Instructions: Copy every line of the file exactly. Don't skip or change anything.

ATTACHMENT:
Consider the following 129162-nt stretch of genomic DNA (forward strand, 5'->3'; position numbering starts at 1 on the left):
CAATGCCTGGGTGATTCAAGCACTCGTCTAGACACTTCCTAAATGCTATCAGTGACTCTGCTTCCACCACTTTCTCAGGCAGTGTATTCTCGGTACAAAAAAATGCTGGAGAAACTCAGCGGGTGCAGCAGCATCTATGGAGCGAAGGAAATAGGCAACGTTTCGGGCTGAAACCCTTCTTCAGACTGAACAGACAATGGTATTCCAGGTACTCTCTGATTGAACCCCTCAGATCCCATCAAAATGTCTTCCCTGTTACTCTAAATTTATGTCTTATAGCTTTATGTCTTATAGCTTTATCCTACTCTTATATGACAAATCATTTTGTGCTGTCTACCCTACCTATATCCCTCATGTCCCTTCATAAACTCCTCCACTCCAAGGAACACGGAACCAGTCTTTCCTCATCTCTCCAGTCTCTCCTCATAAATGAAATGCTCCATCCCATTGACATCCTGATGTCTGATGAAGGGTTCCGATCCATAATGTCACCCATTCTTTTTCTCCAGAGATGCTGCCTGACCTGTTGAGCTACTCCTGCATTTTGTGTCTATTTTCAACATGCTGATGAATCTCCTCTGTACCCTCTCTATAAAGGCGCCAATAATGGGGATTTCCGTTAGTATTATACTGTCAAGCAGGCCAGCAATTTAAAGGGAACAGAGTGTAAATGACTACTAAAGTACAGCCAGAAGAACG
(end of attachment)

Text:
Consider the following 129162-nt stretch of genomic DNA (forward strand, 5'->3'; position numbering starts at 1 on the left):
CAATGCCTGGGTGATTCAAGCACTCGTCTAGACACTTCCTAAATGCTATCAGTGACTCTGCTTCCACCACTTTCTCAGGCAGTGTATTCTCGGTACAAAAAAATGCTGGAGAAACTCAGCGGGTGCAGCAGCATCTATGGAGCGAAGGAAATAGGCAACGTTTCGGGCTGAAACCCTTCTTCAGACTGAACAGACAATGGTATTCCAGGTACTCTCTGATTGAACCCCTCAGATCCCATCAAAATGTCTTCCCTGTTACTCTAAATTTATGTCTTATAGCTTTATGTCTTATAGCTTTATCCTACTCTTATATGACAAATCATTTTGTGCTGTCTACCCTACCTATATCCCTCATGTCCCTTCATAAACTCCTCCACTCCAAGGAACACGGAACCAGTCTTTCCTCATCTCTCCAGTCTCTCCTCATAAATGAAATGCTCCATCCCATTGACATCCTGATGTCTGATGAAGGGTTCCGATCCATAATGTCACCCATTCTTTTTCTCCAGAGATGCTGCCTGACCTGTTGAGCTACTCCTGCATTTTGTGTCTATTTTCAACATGCTGATGAATCTCCTCTGTACCCTCTCTATAAAGGCGCCAATAATGGGGATTTCCGTTAGTATTATACTGTCAAGCAGGCCAGCAATTTAAAGGGAACAGAGTGTAAATGACTACTAAAGTACAGCCAGAAGAACG